by Amanda Hollis-Brusky, professor of political science at Pomona College
The Federalist Society for Law and Public Policy Studies has been no stranger to accusations of this kind over the years. Those on the left and the right universally acknowledge that the Federalist Society is an organization of significant consequence. But very few understand how this self-professed “society of ideas” with none of the traditional signs of political power is exerting its influence on law and the legal culture. Drawing on a trove of archival, ethnographic and original interview data, Ideas with Consequences: The Federalist Society and the Conservative Counterrevolution addresses this question head on.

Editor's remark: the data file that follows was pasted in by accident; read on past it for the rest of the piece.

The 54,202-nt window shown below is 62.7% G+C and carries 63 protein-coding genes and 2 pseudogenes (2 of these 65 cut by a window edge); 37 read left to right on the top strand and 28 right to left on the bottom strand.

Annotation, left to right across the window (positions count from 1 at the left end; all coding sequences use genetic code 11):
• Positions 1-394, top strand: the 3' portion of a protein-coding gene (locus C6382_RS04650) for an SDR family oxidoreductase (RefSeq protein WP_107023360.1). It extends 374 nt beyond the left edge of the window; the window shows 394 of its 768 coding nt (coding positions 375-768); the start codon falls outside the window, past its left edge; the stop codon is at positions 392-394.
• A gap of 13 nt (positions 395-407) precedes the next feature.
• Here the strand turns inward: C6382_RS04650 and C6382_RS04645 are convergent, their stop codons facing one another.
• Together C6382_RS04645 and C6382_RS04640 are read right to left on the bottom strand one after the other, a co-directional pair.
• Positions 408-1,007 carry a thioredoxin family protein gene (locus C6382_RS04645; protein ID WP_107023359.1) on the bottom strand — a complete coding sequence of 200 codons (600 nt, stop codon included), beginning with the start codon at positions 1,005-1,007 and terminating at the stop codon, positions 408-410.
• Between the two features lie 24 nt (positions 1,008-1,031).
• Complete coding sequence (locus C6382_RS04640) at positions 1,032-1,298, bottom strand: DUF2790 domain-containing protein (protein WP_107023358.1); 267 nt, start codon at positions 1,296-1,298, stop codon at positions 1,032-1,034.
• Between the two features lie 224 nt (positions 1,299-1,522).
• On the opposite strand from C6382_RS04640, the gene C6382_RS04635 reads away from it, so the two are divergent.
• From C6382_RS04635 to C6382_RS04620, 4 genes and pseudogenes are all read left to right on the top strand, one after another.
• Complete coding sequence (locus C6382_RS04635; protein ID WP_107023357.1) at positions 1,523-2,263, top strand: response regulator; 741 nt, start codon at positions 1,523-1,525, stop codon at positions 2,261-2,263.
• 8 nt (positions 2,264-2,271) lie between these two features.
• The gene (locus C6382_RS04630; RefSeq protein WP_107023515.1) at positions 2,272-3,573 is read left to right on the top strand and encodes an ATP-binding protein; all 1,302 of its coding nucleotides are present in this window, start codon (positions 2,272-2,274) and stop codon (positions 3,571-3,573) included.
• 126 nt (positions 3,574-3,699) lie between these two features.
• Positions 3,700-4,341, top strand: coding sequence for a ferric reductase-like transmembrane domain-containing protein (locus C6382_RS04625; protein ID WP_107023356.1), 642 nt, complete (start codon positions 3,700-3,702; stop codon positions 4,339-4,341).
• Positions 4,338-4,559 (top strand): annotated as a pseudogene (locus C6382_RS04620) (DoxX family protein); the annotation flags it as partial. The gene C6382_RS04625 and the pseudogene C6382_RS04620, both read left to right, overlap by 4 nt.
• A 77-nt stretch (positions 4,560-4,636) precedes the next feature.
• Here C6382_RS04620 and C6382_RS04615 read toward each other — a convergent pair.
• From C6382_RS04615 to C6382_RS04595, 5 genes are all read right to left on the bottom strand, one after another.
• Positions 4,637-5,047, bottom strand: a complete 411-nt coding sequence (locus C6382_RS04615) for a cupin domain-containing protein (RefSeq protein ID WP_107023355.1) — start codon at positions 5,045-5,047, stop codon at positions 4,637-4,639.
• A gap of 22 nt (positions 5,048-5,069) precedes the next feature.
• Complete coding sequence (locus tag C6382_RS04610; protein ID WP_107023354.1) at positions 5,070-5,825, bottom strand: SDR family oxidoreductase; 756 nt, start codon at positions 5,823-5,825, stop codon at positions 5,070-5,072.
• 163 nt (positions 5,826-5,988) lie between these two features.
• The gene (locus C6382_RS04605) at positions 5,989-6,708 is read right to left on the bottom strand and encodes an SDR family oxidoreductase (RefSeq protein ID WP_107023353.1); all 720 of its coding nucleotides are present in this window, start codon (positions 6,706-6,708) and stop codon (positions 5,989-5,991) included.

The Federalist Society – a network of more than 40,000 conservative and libertarian lawyers, academics, judges, policymakers, and journalists dedicated to reshaping the law – grew out of the frustrations of a small group of right-of-center law students who felt isolated in their left-of-center law schools in the 1980s. Inspired by the ideas and tenets of the Reagan Revolution raging outside the walls of their elite law schools, these first Federalist Society members were recruited to work as Special Assistants in the Reagan Justice Department where they heard two oft-repeated phrases: “ideas have consequences,” and “policy is people.” These two phrases would become the two main pillars of the Federalist Society as we know it today – as an organization that intellectually trains and socializes its members, exposing them to a distinctly conservative and libertarian way of thinking about the law and also encourages and facilitates opportunities for its members to put these ideas and principles into practice as lawyers, judges, etc. It is a simple formula, but one that has served them remarkably well over the past thirty years: ideas + people = policy consequences.